by Joie' Johnson-Walker
A New York City guidance counselor was fired just days before receiving tenure for risky photos floating around the internet from her past modeling career.
Last Fall, Tiffani Webb, a “highly regarded” guidance counselor at Murray Bergtraum High School for Business Careers is suing the Department of Education of New York for “wrongful termination, sex discrimination and violation of her First Amendment Rights” according to an exclusive from the NewYorkPost.com.
Webb, now 37, modeled in seductive lingerie during her late teens and early twenties. When pursuing her career in education, she stopped. According to the NewYorkPost.com, “Webb disclosed her former career when first hired. Yet she was investigated by the DOE three times.”
This issue became a matter of concern when a student allegedly found a picture, one that was not authorized by Webb for release, online and shared it with the former principal Andrea Lewis.
According to the NewYorkPost.com, an employee of the DOE reported that Webb was dismissed for “conduct unbecoming.”
A three-member chancellor’s committee voted on Webb’s dismissal in a 2-1 rule. The dissenting member argued, “Her professional work as a guidance counselor has been outstanding, and she should not be punished for something that happened years ago.”
Webb is not the only public school employee facing this issue. Public employees across the nation are being let go for media posted across the internet. Many public employees are arguing violations of their First Amendment rights.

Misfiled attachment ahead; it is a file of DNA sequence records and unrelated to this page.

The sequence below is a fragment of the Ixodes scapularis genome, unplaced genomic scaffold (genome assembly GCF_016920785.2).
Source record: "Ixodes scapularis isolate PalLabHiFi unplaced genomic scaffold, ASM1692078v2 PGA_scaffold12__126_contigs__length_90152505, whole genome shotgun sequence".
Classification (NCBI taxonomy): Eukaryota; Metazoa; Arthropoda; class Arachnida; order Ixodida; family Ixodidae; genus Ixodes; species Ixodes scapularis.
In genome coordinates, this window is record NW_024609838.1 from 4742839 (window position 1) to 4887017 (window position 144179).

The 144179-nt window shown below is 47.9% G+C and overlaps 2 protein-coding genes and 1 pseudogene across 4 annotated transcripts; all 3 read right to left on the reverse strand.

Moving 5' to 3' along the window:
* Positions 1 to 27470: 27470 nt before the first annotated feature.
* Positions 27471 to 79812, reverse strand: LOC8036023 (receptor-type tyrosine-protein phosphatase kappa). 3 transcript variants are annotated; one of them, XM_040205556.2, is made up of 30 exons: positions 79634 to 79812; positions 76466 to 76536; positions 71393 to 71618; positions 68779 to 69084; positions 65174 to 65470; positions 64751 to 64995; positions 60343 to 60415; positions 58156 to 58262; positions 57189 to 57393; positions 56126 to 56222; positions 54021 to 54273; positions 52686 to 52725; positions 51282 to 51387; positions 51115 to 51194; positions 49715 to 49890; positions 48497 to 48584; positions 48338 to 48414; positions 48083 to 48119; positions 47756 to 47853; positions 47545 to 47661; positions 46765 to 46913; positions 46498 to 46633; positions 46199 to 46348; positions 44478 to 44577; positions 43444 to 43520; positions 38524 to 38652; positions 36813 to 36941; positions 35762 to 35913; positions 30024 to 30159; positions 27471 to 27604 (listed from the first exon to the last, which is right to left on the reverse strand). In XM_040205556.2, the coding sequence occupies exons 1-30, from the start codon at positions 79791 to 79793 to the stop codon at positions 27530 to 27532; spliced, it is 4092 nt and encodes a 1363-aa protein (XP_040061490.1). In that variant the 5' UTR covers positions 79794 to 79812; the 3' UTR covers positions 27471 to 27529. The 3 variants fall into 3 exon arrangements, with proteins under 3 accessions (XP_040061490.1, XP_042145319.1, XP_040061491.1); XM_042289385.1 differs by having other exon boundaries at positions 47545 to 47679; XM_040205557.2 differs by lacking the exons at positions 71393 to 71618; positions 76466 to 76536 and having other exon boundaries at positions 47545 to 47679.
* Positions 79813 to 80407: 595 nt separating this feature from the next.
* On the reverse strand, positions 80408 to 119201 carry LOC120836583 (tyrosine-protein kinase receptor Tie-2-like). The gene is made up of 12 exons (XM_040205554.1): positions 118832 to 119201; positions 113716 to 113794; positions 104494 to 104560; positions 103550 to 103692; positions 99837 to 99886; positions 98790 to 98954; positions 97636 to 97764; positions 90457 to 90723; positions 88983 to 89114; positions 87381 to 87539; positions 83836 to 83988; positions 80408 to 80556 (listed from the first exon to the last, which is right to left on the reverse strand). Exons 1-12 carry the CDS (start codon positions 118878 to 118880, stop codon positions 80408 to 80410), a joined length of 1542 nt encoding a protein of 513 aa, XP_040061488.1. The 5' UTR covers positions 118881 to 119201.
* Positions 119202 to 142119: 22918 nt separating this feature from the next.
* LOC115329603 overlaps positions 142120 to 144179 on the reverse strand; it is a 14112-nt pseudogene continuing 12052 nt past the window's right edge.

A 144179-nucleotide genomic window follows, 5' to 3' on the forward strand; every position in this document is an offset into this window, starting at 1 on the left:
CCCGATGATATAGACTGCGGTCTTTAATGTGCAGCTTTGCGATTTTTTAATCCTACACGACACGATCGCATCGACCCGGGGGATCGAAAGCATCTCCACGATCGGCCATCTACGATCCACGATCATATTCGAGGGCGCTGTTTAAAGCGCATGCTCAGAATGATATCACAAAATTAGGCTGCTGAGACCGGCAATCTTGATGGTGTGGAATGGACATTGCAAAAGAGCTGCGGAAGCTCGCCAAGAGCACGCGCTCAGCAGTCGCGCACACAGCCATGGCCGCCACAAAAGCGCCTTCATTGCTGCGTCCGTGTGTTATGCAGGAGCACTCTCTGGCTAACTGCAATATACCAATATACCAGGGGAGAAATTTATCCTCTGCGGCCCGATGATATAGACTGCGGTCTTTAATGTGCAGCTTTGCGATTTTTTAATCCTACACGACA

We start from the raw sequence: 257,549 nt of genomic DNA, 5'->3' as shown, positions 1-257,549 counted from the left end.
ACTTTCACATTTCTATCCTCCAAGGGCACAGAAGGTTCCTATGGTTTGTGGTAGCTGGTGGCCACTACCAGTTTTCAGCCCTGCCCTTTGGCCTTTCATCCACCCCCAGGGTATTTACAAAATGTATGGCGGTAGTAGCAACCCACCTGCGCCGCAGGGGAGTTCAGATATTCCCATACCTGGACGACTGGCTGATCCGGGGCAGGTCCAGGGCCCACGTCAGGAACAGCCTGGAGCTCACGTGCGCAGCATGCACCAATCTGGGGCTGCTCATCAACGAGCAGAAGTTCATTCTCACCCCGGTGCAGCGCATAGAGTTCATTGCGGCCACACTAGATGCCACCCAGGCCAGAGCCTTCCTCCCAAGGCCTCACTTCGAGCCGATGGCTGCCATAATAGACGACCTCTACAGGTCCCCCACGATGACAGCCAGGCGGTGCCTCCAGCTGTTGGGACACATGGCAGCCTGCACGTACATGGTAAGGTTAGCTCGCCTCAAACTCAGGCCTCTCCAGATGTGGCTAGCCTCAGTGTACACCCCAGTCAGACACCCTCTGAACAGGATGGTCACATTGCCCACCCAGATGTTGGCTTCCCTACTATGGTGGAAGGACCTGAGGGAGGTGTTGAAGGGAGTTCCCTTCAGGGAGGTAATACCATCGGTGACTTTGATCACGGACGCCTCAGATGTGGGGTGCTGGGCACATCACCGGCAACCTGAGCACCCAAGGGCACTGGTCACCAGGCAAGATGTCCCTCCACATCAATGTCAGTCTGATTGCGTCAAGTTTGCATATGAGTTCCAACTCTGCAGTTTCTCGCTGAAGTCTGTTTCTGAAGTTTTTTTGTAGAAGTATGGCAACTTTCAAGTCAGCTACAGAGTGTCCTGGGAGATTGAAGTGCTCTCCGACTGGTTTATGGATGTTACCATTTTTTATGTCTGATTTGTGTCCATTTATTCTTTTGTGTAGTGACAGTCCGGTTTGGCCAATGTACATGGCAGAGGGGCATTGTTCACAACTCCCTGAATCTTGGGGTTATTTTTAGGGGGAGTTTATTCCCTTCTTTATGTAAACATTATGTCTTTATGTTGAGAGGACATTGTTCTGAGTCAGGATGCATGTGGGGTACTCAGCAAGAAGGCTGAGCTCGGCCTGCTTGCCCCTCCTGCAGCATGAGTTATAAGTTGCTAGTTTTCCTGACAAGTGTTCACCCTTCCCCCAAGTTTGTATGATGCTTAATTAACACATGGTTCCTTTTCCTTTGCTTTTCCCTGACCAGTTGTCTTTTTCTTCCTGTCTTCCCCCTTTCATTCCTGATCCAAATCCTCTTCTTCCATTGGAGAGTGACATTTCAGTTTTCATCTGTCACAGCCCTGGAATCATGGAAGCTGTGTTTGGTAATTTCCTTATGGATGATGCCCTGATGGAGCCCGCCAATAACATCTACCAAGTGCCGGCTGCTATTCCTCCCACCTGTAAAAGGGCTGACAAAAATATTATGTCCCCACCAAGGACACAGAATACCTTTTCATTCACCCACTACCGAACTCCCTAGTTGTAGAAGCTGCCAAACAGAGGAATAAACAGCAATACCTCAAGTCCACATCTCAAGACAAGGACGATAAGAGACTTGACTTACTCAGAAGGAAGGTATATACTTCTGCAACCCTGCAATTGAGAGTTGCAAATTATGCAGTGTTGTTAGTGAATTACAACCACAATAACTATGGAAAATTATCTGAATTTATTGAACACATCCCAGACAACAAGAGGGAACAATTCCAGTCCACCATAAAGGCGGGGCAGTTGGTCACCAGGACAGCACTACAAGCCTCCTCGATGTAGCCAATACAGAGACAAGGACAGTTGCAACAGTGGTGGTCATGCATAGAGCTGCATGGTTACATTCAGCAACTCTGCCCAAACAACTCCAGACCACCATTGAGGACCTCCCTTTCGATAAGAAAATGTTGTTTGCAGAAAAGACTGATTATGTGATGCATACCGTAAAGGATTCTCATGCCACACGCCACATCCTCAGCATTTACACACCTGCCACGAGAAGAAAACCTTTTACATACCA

In 2008, Stacy Snyder, a student-teacher from Millersville University was denied her Certificate to Teach after students found her personal Myspace page. The defendants claimed that they “cautioned the student teachers to not refer to any students or teachers on their personal webpages” Snyder v. Millersville University, C.A. 07-1660, U.S. District Court for the District of Eastern Pennsylvania (2008).
Although the pictures found were not the sole result of Snyder’s denial, it is believed that they played a major role in the defendants case on why Snyder was “unsatisfactory.”
Snyder argued that the First Amendment allowed her the right to free expression through her MySpace. However, the presiding judge found that the defendants did not violate Snyder’s First Amendment right to free expression because her posts were not issues of “public concern.”
Pickering v. Board of Education, 391 U.S. 563 (1968) found that "the interests of the [employee] as a citizen, in commenting on matters of public concern" must be balanced against "the interest of the State as an employer, in promoting the efficiency of the public services it performs through its employees."
It seems that Tiffani Webb is going to have a hard time fighting this case because government employees are only protected under the discretion of public concern.
There is a thin line between freedom of expression and matters of public concern for those employed by the state. The question is, how much flexibility does a state employee have in the matters of individual liberty?